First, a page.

Friday, November 01, 2019

Words & Worship: The Ongoing Work of Prayer Book Revision

And just like that it's November ... and Diocesan Convention looms on the horizon: November 15/16. In addition to all the regular work and worship of our Annual Family Reunion complete with Liturgy & Legislation, this year the Diocese of Los Angeles will offer an expanded set of workshops. You can see the full schedule here ... and do note that one of them will explore the ongoing work of prayer book revision.

Here's the description of the workshop ... being offered at 9:00 a.m. on Friday, November 15 at the Riverside Convention Center (where we're thrilled to be returning after a number of years in convention center wilderness):
General Convention has invited dioceses to talk about and collect liturgical materials to bring to the national conversation about new forms of worship, i.e., “Prayer Book revision.” In this workshop, we will talk about the “why” and the “how” of these imagined changes as they are lived out in a parish context. We’ll talk about how some churches have introduced changes, and we'll offer tools for undertaking this work in your parish.
Presenters include: Norma Guerra, Susan Russell & Kay Sylvester
If you need a reminder of where the Episcopal Church stands in the process of creating a process to begin a process of prayer book revision, there's this fine overview by Melodie Woerman from Episcopal News Service ... and here's a link to the enabling resolution 2018-A068 ... which includes this resolve:
Resolved, That bishops engage worshiping communities in experimentation and the creation of alternative texts to offer to the wider church ...
So if you're a Dio L.A. peep coming to convention, join us for what we hope will be the first of several opportunities to engage in this work of collaboration and collection of alternative texts for worship that we can offer to the wide church. If you've got thoughts or ideas send them my way ...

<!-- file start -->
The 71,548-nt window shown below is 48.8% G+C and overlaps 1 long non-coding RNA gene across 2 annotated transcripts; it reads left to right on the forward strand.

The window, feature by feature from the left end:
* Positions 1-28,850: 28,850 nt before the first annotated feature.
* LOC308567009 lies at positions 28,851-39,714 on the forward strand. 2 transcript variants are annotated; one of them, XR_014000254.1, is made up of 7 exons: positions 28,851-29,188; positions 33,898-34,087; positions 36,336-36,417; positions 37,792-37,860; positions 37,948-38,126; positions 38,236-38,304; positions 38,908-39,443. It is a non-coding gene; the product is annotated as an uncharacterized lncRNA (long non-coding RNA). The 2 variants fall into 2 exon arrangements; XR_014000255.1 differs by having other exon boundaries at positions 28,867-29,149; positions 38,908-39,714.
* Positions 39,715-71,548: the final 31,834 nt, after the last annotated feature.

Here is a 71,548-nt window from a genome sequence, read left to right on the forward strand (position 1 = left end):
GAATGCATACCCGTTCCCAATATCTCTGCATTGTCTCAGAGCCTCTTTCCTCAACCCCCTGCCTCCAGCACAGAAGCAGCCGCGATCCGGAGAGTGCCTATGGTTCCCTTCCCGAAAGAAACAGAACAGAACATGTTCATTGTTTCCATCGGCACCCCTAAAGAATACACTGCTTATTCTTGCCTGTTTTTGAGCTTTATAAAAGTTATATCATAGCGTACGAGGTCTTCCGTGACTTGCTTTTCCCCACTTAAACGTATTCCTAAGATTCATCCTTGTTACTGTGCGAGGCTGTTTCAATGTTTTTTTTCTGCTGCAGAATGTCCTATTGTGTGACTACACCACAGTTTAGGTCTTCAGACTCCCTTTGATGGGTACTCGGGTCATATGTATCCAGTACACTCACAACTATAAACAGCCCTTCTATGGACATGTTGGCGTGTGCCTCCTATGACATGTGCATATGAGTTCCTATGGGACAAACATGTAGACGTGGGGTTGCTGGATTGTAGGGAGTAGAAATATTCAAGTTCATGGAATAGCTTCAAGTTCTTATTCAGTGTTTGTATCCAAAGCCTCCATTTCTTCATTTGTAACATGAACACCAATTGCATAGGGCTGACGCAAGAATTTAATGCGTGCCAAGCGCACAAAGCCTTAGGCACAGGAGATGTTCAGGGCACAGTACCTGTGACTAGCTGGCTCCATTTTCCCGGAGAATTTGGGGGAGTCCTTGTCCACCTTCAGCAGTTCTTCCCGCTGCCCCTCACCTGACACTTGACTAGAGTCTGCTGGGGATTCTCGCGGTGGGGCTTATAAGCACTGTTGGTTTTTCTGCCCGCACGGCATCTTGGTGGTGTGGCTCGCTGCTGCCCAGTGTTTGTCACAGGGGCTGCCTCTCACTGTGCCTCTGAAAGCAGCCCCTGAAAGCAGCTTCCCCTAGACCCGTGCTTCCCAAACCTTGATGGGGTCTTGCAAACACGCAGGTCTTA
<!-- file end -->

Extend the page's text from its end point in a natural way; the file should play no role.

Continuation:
And do keep this important work in your prayers as we continue to live into our responsibility to incarnate in our generation the ongoing work of prayer book revision that has been part of our heritage since 1789 ... articulated in these opening words of the Preface of our Book of Common Prayer:
It is a most invaluable part of that blessed “liberty wherewith Christ hath made us free,” that in his worship different forms and usages may without offence be allowed, provided the substance of the Faith be kept entire; and that, in every Church, what cannot be clearly determined to belong to Doctrine must be referred to Discipline; and therefore, by common consent and authority, may be altered, abridged, enlarged, amended, or otherwise disposed of, as may seem most convenient for the edification of the people, “according to the various exigency of times and occasions.”

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